TAG: "Nanotechnology"

Discovery could increase survival in sepsis


UC Santa Barbara findings have potential to translate into millions of saved lives.

Jamey Marth, UC Santa Barbara

Jamey Marth, UC Santa Barbara

Sepsis, the body’s response to severe infections, kills more people than breast cancer, prostate cancer and HIV/AIDS combined. On average, 30 percent of those diagnosed with sepsis die.

A study conducted by Jamey Marth, director of UC Santa Barbara’s Center for Nanomedicine and professor of the Sanford-Burnham Medical Research Institute, reports a new method to increase survival in sepsis. The results appear today in the Proceedings of the National Academy of Science.

Building on earlier work in which Marth’s team revealed the biological purpose of the Ashwell-Morell receptor (AMR) in the liver, the new discovery not only describes the AMR’s protective mechanism, but also outlines a way to leverage it for therapeutic use. Sepsis often triggers widespread blood coagulation and thrombosis, which can lead to organ failure and death.

The researchers found that the AMR protects the host by the rapid removal of the prothrombotic components normally present in the bloodstream, including platelets and specific coagulation factors that contribute to the formation of blood clots. The study elucidates this mechanism of AMR function in mitigating the lethal effects of excessive blood coagulation and thrombosis in sepsis.

The key is neuraminidase, an enzyme that is present in many pathogenic microorganisms, such as Streptococcus pneumoniae, the bacteria used in this study, which remains one of the top five causes of death worldwide. Pathogens use neuraminidase to get into cells, but once the pathogen enters the bloodstream, the enzyme then remodels the surface of platelets and other glycoproteins in circulation. This remodeling signals the AMR to remove those platelets and coagulation factors before they have a chance to contribute to the lethal coagulopathy of sepsis.

“It’s a highly conserved protective mechanism never before identified,” said Marth, who is also Carbon Professor of Biochemistry and Molecular Biology and Mellichamp Professor of Systems Biology at UCSB. “The host has evolved this protective mechanism over millions of years as a way to compensate for the lethal impact of the pathogen on our coagulation system.”

The scientists wondered what would happen if they could pre-activate and augment AMR function in the early phases of sepsis. To answer that question, they infected mice with Streptococcus pneumoniae and then gave them a single dose of neuraminidase. “We were able to increase survival twofold,” said Marth. “It’s remarkable, and because we see the same mechanism active in human sepsis there is excitement by the potential of this approach to save millions of lives.”

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Researchers’ two-step method shows promise in fighting pancreatic cancer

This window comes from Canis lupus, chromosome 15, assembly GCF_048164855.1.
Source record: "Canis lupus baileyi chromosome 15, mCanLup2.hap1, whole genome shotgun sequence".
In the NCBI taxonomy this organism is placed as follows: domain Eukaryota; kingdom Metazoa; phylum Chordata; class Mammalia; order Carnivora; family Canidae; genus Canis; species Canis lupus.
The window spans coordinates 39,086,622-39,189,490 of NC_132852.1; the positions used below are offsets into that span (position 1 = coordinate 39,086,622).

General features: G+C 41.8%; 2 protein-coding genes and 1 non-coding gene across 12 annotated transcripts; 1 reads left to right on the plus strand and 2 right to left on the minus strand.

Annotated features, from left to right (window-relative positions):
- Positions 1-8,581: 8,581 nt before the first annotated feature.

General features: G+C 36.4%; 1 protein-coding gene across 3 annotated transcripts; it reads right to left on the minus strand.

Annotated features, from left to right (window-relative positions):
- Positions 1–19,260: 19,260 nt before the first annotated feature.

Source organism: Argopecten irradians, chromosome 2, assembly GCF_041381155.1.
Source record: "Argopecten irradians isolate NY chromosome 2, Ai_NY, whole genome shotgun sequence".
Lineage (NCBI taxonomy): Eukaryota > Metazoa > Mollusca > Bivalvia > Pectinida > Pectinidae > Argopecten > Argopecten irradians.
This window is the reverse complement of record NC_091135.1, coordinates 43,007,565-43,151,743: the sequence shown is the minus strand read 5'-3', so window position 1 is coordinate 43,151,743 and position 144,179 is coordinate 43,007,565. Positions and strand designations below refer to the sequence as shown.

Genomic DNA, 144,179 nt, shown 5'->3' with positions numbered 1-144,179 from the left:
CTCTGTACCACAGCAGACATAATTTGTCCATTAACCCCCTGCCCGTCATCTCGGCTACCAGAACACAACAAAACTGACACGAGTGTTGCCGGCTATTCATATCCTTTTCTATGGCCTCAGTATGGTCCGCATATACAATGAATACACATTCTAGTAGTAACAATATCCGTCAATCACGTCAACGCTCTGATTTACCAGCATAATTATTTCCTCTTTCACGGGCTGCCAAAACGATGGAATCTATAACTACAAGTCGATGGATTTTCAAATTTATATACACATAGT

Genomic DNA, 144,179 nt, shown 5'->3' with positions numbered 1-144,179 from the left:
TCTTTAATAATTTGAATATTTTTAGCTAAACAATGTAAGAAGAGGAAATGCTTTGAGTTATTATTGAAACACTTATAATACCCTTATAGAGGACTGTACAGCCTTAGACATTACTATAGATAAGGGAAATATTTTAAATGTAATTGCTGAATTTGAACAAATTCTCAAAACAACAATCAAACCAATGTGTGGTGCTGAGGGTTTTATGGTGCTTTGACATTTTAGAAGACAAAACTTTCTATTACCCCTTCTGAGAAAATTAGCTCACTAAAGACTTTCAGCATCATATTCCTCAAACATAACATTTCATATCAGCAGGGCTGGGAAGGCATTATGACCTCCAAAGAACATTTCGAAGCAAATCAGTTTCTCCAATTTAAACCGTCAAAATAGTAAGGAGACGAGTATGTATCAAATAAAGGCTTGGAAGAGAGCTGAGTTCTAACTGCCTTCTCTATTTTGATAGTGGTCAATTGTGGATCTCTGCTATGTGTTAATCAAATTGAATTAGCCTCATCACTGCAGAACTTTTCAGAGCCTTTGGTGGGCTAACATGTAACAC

Techniques uses two types of nanoparticles.

Andre Nel, UCLA

Andre Nel, UCLA

Researchers at UCLA’s Jonsson Comprehensive Cancer Center have developed a new technique for fighting deadly and hard-to-treat pancreatic cancer that uses two different types of nanoparticles, the first type clearing a path into tumor cells for the second, which delivers chemotherapy drugs.

The research team, led by Dr. Andre Nel, a UCLA professor of nanomedicine and a member of the California NanoSystems Institute at UCLA, and Dr. Huan Meng, a UCLA adjunct assistant professor of nanomedicine, has shown that this new drug-delivery technique is effective in treating pancreatic cancer in a mouse model.

The results of the study are published online in the journal ACS Nano and will be featured in the November 2013 print issue.

Pancreatic ductal adenocarcinoma, or pancreatic cancer, is a deadly disease that is nearly impossible to detect until it is in the advanced stage. Treatment options are limited and have low success rates. The need for innovative and improved treatment of pancreatic cancer cannot be overstated, the researchers said, as a pancreatic cancer diagnosis has often been synonymous with a death sentence.

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The future of dental implants?


Nanodiamonds could be used to improve bone growth, prevent dental implant failure.

NanodiamondsUCLA researchers have discovered that diamonds on a much, much smaller scale than those used in jewelry could be used to promote bone growth and the durability of dental implants.

Nanodiamonds, which are created as byproducts of conventional mining and refining operations, are approximately four to five nanometers in diameter and are shaped like tiny soccer balls.

Scientists from the UCLA School of Dentistry, the UCLA Department of Bioengineering and Northwestern University, along with collaborators at the NanoCarbon Research Institute in Japan, may have found a way to use them to improve bone growth and combat osteonecrosis, a potentially debilitating disease in which bones break down due to reduced blood flow.

When osteonecrosis affects the jaw, it can prevent people from eating and speaking; when it occurs near joints, it can restrict or preclude movement. Bone loss also occurs next to implants such as prosthetic joints or teeth, which leads to the implants becoming loose — or failing.